The electric vehicle, U-BAHN, has been developed in nine days on the campus with a cost of Rs.2 lakh. It can travel at a speed of 25 kms per hour and will be embedded with an IoT-based system to help the driver know about the pickup and drop location
Automotive analysts had predicted that 2020 is going to be the year of electric vehicles. This came in the backdrop of a renewed awareness to cut down carbon dioxide emissions across the world. UPES students, too, contributed towards this global effort to protect the future of the planet.
The university’s Mechanical Engineering students Manas Jaiswal, Abhinav Dhaka, Annirudha Das, Dharnidar, Archit Saroha, Chetan Saini, Nishant Verma, Nitish Raj, Prashant Kumar, Priya Singh, Pankaj Kumar, Mayank Dahiya, Prabudh Sanket, Prakhar Khandelwal and Aditya Katariya recently designed and manufactured an E-vehicle to be used on the college premises.
The complete prototype of the electric vehicle called U-BAHN was made in the college workshop under the guidance and support of faculty and lab in-charge. The e-vehicle will be embedded with an Internet of Things (IoT)-based system, which will help the driver to know about the pickup and drop location. The user can call for a service using an application. The power train of the e-vehicle has an 85AH battery, which is capable to propel the vehicle from a standstill position and take the vehicle to a speed of 25 kilometres per hour. It is also assisted by a brushless DC motor which is of 48 V. The exterior bodywork will be designed using High Impact Polystyrene Sheet (HIPS) and the roof of the vehicle will use polycarbonate material.
This vehicle is capable to mobilize a quartet within the campus. MacPherson Strut type suspension is used in front of the vehicle whereas in the rear leaf springs are used to support the passenger’s weight. Also, a trunk is provided at the back of the vehicle to carry the passenger’s luggage. The vehicle looks elegant and has a compact steering assembly that provides smooth movements of the tyres while taking turns.
Generally, golf carts cost around Rs.7 lakh, but E-BAHN was made with a compartively meagre fund of Rs.2 lakh without compromising on the quality, making it economical, simple, reliable, and competent.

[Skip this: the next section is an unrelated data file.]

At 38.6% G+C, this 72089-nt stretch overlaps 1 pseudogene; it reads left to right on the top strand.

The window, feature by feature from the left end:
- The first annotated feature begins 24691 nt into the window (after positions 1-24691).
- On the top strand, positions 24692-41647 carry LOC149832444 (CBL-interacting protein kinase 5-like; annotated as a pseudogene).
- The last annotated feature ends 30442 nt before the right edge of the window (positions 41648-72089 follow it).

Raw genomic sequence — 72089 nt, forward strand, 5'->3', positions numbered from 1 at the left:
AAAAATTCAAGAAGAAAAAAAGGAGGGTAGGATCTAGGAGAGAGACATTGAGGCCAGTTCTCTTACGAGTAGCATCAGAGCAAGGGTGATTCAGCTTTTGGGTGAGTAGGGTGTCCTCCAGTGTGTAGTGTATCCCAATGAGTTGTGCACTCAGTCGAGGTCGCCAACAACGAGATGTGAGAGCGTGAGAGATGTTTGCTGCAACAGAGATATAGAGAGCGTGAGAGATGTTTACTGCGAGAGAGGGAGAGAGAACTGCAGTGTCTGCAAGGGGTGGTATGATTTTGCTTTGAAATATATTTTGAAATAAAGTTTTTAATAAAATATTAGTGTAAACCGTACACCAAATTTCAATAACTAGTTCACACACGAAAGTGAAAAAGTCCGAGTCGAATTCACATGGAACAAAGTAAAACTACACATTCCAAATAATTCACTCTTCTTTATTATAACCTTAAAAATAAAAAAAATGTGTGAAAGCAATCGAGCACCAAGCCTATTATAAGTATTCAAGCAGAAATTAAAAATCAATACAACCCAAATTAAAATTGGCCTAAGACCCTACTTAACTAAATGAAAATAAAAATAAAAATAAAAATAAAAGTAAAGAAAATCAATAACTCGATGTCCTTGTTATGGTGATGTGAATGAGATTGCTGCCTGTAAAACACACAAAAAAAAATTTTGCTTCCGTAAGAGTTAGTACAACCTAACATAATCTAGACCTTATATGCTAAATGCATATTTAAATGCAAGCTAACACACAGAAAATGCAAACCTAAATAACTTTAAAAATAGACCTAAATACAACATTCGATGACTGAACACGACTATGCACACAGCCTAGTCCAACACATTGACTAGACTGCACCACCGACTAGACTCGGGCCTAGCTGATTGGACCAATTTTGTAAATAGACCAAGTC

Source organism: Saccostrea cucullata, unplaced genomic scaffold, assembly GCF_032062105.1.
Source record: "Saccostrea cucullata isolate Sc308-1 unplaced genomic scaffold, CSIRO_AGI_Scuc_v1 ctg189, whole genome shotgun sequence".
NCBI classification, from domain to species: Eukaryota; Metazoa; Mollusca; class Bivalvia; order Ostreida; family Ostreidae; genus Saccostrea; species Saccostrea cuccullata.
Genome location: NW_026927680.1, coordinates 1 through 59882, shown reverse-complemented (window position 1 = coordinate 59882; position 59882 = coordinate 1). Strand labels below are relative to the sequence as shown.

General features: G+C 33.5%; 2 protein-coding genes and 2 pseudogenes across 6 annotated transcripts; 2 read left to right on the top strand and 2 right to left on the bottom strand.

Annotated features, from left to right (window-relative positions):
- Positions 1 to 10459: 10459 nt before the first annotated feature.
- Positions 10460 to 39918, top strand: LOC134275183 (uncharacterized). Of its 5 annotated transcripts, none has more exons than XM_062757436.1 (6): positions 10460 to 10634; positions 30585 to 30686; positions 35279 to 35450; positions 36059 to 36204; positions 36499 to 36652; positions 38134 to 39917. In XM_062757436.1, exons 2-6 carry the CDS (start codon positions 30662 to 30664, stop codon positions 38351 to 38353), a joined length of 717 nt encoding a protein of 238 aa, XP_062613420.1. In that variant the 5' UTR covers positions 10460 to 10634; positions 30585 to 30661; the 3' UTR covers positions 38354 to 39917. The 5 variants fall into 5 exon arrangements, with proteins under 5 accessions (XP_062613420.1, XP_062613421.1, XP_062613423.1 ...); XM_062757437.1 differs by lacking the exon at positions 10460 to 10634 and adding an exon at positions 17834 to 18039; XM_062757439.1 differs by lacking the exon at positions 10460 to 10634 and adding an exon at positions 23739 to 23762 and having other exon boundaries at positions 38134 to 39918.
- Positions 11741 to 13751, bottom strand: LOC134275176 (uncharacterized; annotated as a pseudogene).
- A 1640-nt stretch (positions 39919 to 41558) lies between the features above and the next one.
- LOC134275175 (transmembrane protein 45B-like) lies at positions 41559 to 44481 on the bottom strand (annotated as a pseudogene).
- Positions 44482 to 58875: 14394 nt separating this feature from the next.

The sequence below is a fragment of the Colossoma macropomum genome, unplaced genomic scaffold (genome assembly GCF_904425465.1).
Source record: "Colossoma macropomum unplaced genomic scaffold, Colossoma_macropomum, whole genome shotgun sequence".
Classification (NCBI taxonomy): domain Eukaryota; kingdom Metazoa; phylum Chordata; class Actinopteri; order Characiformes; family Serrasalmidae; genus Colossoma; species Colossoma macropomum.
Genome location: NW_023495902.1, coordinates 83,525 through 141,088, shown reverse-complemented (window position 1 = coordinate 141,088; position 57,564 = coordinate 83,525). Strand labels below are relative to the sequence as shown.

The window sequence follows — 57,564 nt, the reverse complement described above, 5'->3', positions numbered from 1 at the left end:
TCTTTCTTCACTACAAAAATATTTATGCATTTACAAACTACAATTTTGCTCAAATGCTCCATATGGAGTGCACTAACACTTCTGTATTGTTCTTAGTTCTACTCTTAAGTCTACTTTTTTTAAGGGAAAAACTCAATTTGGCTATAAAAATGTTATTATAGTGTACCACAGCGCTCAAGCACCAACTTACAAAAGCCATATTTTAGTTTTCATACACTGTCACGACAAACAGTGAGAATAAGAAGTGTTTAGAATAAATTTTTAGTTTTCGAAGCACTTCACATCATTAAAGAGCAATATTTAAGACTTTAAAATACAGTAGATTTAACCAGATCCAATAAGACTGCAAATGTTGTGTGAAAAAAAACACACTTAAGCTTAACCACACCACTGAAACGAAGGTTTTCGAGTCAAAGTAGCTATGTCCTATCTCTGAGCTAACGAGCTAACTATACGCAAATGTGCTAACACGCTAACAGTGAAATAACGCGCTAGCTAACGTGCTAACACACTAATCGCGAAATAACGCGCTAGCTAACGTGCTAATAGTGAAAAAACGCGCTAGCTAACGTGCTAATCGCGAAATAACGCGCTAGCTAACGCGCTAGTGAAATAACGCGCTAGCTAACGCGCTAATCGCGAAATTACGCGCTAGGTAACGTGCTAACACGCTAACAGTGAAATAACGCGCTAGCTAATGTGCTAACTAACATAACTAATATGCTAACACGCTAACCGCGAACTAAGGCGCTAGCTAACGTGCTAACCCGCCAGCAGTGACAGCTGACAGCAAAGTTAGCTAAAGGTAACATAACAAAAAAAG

Swapnil Sureshchandra Bhurat, from the School of Engineering, says “Coming up with U-BAHN within a short period was a team effort. Mechanical Engineering department came up with the idea of developing an e-cart with minimum cost and power rating motor. The vehicle was developed on the campus within nine days. Golf carts generally have six kilowatts power rating motor, whereas the one in U-BAHN has 1.2 kilowatts. There is a gear reduction system incorporated in the vehicle to provide a torque. In the future, we will install a solar panel roof, which will help charge the battery, which will further increase the run time without battery loss. I thank the Dean, School of Engineering, Dr. Kamal Bansal, and Head of Department, Mechanical Engineering, Dr. Ajay Kumar for their kind support. Everyone involved in the project burnt the midnight oil and gave a proper shape and added to the aesthetics of the cart.”
Mr. Siddharth, faculty, School of Design says, “The main concept behind this design was to make it simple, airy, open and easy to step-in and step-out. In terms of modularity, we added LED lights in front and at the back with a transparent sunroof. Soon, we are also thinking about making the design more feasible to be used by the locals. In the process, we worked with different materials such as HIPS, plywood, and roof polycarbonate sheet. We came across some challenges such as pipe bending and stitching leather, which eventually became a learning lesson. In the end, I would like to thank Dean, School of Design, Ms. Manisha Mohan who was open to this idea from the very beginning.”
Another faculty, Mr. Ram Kunwer (Assistant Professor-SG), Mechanical Engineering Department from the School of Engineering, took the responsibility of vehicle fabrication. Technicians Ranjit and Sushil worked day and night on the product.
“This futuristic and technologically advanced e-vehicle will be both environment and user friendly. With a high market potential, there are all possibilities of scalability,” says, Dr. Githa Hegde, Dean, School of Business.
Kishore, faculty, School of Design, says, “I was fortunate to have worked on the styling part of the Campus Utility Vehicle (CUV). Working on the design, especially bending circular steel pipes and HIPS sheets to desired angles and radii was exciting. Working on this project helped me enhance my knowledge in materials and prototyping, the two important areas of Transportation Design.”